The season’s top two scorers square off: South Dakota State’s Nate Wolters went for 53 points on Thursday night in a come-from-behind win at IPFW. That’s the most points that any player has scored in a game this season. The previous high? Travis Bader of Oakland, who went for 47 in a win over IPFW. SDSU visits Oakland on Saturday afternoon (5:00 p.m. ET). That should be fun.

Does anyone want to be the second-best team in the SEC?: Have we really reached a point in the season where Kentucky is the second-best team in the SEC? Because, at this point, we can say with complete certainty that it’s not Missouri, who lost to Texas A&M on the road on Thursday night. The Tigers have no cohesiveness, can’t win on the road and lack leadership. But they also got smacked at home by an Ole Miss team that hanged their hat on the fact that they beat Missouri this year. For what it’s worth, Kentucky hosts Auburn on Saturday afternoon, meaning that the Rebels will likely have to win at Missouri on Saturday if they want to remain a game out of first place in the league.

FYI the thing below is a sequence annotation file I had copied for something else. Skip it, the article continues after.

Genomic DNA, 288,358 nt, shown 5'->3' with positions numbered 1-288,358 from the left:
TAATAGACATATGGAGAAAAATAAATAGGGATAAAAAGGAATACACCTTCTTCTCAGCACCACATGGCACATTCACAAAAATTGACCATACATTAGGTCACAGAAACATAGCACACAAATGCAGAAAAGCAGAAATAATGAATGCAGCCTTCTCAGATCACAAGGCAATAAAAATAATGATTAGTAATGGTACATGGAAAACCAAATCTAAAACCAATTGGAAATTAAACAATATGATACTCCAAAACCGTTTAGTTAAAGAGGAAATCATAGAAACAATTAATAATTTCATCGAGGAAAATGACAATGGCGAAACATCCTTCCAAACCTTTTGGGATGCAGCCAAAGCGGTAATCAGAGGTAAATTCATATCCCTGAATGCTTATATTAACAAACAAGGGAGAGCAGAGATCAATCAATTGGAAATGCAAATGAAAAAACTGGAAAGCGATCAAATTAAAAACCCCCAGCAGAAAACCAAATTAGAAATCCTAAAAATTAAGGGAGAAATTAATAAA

Every Saturday is going to be insane in the Atlantic 10: But this seems more ridiculous that usual:

  • VCU at Charlotte (7:00 p.m. ET)
  • No. 14 Butler at George Washington (2:00 p.m. ET)
  • Temple at Dayton (11:00 a.m. ET, ESPNU)
  • St. Joe’s at UMass (2:00 p.m. ET, ESPN2)
  • St. Louis at Richmond (6:00 p.m. ET)

You can find Rob on twitter @RobDauster.

No. 1 Kentucky survives without Tyler Ulis in lineup

Tyler Ulis
AP Photo/Chuck Burton
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Less than a week after giving No. 2 Maryland all they could handle, Illinois State went into Lexington and gave No. 1 Kentucky fits.

The Redbirds never really threatened UK in the second half, but they went into the break tied and were within single digits down the stretch, eventually losing 75-63.

Kentucky was flustered. They turned the ball over 15 times compared to just eight assists, they shot 2-for-12 from three and just 29-for-46 (63 percent) from the charity stripe. They simply did not handle Illinois State’s pressure all that well.